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enter image description here

Similar to my other question, I have another connector I can't identify. Does anybody recognize the series? I am wanting to build my own, so I need to know what series it is and what pins it takes.

(yes, I know what it came from. It's the crank position sensor from a Focus. I know I can buy premade pigtails. I'm not asking for either of those bits of information)

Thanks!

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  • \$\begingroup\$ I think it is a (Honda) NH-1 connector. (Sorry, no pointers to the wiring.) \$\endgroup\$ – suha Aug 20 '12 at 21:14
  • \$\begingroup\$ not a honda nh-1 connector, made by amp but not sure part number \$\endgroup\$ – user11654 Aug 20 '12 at 21:28
  • \$\begingroup\$ @suha I would bet that Ford isn't using Honda connectors... just a guess. \$\endgroup\$ – Kellenjb Aug 20 '12 at 23:22
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Motorcraft WPT420 Air Charged Temperature Connector http://www.amazon.com/Motorcraft-WPT420-Charged-Temperature-Connector/dp/B000IYHFGU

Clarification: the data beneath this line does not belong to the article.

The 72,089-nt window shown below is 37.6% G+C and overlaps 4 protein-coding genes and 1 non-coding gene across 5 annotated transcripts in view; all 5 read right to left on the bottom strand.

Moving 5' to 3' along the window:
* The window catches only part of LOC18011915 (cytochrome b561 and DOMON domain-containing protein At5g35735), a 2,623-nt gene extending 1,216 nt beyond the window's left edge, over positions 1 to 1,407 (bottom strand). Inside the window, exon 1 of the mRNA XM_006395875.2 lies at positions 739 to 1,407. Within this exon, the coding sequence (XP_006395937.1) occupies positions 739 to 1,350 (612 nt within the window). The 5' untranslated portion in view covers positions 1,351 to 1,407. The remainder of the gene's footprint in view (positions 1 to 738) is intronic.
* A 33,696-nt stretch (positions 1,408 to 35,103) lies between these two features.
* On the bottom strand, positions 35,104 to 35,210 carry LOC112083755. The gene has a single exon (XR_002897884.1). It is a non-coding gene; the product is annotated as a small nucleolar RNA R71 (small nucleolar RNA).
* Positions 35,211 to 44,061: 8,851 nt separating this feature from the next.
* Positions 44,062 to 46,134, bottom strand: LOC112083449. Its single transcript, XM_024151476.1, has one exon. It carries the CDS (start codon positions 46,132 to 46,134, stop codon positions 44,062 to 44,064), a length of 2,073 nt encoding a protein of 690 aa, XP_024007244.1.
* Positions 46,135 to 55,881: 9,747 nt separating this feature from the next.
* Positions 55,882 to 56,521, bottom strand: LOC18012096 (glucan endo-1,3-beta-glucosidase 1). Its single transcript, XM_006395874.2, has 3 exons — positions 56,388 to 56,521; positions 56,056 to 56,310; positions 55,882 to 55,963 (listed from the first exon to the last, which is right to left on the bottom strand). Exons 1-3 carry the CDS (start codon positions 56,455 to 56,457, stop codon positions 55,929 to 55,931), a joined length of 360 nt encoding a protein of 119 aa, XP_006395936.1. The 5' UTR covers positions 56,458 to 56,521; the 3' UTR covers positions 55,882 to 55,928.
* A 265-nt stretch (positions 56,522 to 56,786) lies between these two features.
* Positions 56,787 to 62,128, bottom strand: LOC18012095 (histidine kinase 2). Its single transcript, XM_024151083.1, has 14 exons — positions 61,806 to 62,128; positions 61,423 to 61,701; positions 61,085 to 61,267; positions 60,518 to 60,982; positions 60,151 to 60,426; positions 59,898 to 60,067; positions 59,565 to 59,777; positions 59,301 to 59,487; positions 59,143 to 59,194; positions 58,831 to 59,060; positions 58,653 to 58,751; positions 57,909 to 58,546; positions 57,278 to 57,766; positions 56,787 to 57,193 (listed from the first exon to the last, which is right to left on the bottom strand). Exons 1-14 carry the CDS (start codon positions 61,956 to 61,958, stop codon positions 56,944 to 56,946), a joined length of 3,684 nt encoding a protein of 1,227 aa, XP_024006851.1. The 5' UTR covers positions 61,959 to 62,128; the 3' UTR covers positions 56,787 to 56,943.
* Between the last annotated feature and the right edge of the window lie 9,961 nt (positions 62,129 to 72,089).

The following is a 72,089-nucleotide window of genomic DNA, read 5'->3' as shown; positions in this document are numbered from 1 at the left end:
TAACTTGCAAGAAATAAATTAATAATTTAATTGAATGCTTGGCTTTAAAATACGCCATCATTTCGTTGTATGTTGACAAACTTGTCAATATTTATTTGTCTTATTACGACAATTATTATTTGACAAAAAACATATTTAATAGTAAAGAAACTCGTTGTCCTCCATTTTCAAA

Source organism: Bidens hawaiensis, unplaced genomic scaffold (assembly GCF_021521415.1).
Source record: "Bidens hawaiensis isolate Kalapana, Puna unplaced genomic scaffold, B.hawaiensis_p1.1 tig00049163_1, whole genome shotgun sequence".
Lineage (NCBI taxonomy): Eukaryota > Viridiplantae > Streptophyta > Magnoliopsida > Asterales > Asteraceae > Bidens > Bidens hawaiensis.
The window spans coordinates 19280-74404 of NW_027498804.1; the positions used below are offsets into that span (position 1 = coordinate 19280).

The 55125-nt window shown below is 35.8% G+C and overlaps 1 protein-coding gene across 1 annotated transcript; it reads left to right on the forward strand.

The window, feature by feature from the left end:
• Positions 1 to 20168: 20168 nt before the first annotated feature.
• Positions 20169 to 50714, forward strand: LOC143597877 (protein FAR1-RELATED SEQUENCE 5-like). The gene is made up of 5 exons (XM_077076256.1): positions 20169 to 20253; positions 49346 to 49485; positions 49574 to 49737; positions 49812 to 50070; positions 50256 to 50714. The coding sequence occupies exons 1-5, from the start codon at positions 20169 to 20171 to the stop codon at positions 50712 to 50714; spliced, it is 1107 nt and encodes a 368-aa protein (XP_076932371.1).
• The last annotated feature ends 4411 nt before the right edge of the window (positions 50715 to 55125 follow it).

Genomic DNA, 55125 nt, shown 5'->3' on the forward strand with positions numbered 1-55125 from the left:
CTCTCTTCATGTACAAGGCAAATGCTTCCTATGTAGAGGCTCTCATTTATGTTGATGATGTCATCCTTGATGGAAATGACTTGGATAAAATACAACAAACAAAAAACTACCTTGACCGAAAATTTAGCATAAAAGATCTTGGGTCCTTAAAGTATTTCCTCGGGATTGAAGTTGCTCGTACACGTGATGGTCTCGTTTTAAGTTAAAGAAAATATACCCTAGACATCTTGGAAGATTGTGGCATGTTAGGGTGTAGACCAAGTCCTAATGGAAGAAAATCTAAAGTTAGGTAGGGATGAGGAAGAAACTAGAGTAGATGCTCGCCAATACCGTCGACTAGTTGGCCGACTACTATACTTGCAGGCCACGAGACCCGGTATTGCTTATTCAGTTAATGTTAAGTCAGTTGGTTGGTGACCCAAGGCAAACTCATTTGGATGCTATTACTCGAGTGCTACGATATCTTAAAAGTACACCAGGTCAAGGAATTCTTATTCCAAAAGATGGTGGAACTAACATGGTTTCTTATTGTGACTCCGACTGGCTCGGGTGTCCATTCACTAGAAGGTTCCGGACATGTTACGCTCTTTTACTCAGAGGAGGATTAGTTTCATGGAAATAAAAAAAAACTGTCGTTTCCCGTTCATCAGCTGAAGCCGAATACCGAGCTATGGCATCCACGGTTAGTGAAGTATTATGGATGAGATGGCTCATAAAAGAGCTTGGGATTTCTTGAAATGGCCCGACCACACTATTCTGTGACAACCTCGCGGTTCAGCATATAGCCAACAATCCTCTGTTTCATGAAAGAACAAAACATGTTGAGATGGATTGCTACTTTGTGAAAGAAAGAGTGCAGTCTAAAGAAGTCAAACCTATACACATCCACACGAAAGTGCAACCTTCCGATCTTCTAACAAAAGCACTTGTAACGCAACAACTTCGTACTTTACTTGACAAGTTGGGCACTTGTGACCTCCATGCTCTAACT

Method of search: Drag and drop the image onto Google Images search

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For all the connectors on American car brands, I usually find more often than not that they have a Delphi/Packard equivalent. In particular, you'll see these parts remanufactured under Motorcraft or [insert aftermarket OE replacement parts company here]. They usually end up building them out as pigtail harrnesses for splicing in... which is why you end up having to go back to the original design by someone like Delphi to get the raw connectors and contacts.

So, in short, I'm putting my money on a Delphi connector. The reason I say this is two fold: connector shape and asymmetrical keying. AMP/Tyco tend to have more square/rectangular-style connectors with less keying and usually the key oriented on the center line of one of the axes... not asymmetrical as shown here.

Not exactly a full on answer, but more of a what I hope will be a push in the right direction.

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